College of Human Medicine professor André Bachmann and two Corewell Health physicians, Caleb Bupp and Surender Rajasekaran, have been named the 2023 Inventors of the Year for their discovery of a previously unknown disease and development of an effective treatment.
The award was presented by the New York Intellectual Property Law Association at its annual dinner on May 10.
The award is in recognition of the work of Bachmann, Ph.D., Bupp, MD, and Rajasekaran, MD, to identify a previously unknown disorder, now known as Bachmann-Bupp syndrome, in a 3-year-old girl at Helen DeVos Children’s Hospital. Her symptoms included complete hair loss, an enlarged head, low muscle tone and developmental delays. A genetic test ordered by Bupp revealed a mutation in a gene called ornithine decarboxylase 1 (ODC1). He later learned that Bachmann had spent almost three decades studying ODC1, which, when mutated, can trigger an over production of polyamines, natural compounds found in all lifeforms.
Bachmann’s research had focused on that gene’s role in a childhood cancer called neuroblastoma, which also involved over production of polyamines. He repurposed a drug called difluoromethylornithine, or DFMO, developed in 1978 as an anticancer drug and later used for treating West African sleeping sickness, to treat neuroblastoma.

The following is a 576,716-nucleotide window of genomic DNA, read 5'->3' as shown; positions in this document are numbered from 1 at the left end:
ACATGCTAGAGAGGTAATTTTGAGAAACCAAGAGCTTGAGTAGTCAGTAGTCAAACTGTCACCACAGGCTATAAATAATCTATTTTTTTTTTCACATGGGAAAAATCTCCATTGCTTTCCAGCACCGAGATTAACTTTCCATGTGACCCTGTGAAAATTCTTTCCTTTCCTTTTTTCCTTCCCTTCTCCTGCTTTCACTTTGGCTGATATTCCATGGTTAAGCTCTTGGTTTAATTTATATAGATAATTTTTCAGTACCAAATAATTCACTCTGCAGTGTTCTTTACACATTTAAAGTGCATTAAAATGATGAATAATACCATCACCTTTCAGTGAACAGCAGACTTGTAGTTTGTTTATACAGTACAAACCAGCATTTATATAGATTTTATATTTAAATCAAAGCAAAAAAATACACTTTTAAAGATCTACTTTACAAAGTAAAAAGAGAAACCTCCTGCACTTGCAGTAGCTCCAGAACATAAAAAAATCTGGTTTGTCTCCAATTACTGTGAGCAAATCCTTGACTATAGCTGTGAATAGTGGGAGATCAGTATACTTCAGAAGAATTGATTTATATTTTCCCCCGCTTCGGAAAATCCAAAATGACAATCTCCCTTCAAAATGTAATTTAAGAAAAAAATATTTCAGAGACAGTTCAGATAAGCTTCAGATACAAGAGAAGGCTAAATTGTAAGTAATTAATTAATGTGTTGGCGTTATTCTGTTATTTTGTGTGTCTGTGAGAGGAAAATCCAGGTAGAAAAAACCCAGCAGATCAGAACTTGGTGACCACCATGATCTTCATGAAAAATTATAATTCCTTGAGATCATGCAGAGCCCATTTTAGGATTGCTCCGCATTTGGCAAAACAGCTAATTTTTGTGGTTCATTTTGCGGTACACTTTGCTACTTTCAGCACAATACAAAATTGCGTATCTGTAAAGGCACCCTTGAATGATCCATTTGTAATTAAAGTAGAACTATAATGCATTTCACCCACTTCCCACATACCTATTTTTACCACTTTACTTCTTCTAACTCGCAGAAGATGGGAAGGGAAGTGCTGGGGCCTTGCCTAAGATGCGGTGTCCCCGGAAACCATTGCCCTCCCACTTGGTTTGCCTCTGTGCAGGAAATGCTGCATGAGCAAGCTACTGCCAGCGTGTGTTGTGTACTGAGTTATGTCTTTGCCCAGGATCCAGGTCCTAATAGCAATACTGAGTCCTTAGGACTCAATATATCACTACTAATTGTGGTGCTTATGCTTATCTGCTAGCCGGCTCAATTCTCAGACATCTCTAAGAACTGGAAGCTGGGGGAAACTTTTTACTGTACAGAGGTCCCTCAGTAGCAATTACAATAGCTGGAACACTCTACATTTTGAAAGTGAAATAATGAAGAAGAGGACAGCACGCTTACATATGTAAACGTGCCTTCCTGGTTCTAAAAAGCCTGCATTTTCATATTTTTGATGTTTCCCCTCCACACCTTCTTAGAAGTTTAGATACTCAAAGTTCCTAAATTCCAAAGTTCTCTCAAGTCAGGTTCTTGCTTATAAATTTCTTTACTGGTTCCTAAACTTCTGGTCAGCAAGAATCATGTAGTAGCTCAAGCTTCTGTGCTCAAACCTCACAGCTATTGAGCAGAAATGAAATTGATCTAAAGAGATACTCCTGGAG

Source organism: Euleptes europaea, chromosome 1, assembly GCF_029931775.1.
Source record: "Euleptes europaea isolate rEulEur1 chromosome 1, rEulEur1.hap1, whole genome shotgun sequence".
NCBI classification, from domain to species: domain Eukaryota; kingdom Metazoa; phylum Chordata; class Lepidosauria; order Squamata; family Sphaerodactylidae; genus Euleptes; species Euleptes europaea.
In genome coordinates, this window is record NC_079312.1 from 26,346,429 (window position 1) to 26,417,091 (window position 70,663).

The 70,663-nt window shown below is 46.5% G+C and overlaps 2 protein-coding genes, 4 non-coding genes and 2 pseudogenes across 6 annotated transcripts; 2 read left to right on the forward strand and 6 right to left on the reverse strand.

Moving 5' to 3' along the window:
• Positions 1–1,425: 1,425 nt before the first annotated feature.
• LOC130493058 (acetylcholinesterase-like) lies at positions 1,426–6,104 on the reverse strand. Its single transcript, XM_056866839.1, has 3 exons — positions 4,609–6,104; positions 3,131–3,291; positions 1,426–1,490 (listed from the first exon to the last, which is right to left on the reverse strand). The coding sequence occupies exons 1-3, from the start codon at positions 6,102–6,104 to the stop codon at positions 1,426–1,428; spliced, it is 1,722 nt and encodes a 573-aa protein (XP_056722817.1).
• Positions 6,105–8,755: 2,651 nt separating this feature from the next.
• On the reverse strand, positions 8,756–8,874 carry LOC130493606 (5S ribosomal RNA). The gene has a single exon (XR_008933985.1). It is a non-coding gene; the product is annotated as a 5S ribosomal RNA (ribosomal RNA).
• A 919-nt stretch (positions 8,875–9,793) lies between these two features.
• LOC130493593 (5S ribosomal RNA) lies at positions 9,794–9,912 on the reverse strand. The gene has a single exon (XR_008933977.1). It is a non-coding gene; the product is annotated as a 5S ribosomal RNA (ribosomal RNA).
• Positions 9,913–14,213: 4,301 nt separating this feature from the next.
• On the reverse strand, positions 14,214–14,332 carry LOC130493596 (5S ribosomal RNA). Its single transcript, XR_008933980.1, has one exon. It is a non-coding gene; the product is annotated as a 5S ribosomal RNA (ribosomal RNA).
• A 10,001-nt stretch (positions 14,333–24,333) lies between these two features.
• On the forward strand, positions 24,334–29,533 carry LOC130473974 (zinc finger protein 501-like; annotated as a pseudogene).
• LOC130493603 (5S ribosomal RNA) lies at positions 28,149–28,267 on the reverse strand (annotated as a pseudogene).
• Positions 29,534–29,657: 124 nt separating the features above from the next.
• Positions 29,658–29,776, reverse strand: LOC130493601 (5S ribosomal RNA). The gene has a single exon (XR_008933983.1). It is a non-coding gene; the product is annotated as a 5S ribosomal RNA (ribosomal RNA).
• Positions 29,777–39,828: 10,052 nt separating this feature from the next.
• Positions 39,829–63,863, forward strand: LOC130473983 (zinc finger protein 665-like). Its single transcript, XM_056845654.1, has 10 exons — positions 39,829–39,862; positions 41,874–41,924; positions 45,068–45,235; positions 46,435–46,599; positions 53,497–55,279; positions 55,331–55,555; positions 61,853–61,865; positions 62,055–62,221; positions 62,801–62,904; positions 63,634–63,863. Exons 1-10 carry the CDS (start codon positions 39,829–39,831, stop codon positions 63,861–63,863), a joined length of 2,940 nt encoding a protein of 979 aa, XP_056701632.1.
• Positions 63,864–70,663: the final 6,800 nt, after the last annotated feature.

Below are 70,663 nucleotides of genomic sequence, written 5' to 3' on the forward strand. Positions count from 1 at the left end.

With single-use compassionate authorization by the Food and Drug Administration, Bupp began treating his patient with DFMO. Nearly four years later, the patient, now 7, “has made significant developmental progress,” has gained muscle tone, is able to feed herself, and has grown a full head of hair, Bupp said.
Since their initial discovery, a dozen other patients worldwide have been diagnosed with Bachmann-Bupp syndrome, and three have been successfully treated with DFMO in Grand Rapids.
The federal government granted MSU and Corewell Health a patent for DFMO, and Orbus Therapeutics has since licensed the patent.
In notifying Bachmann, Bupp and Rajasekaran of their award, the New York Intellectual Property Law Association praised them “for your valuable contributions to medicine, life sciences and human health, and for your appreciation for and support of the US Patent system.”
Bachmann, a professor and associate chair for research in the college’s Department of Pediatrics and Human Development, said it is “a true honor to receive this prestigious national award … but most importantly, the treatment seems to work and help the children with Bachmann-Bupp syndrome.”
In a recent staff meeting, MSU Interim President Teresa Woodruff added her own praise. “Congratulations,” she said. “Carry the green and white proudly to New York City and know that we are behind you.”
This is not the first recognition that Bachmann, Bupp and Rajasekaran have received for their discovery. The National Institutes of Health recently awarded them and a Johns Hopkins University School of Medicine researcher a $4 million grant to study the syndrome and other polyamine-related genetic disorders.
As a result of their discovery, Bachmann, Bupp and Rajasekaran recently founded the International Center for Polyamine Disorders, a joint venture by MSU and Corewell Health.
This story originally appeared on the College of Human Medicine website.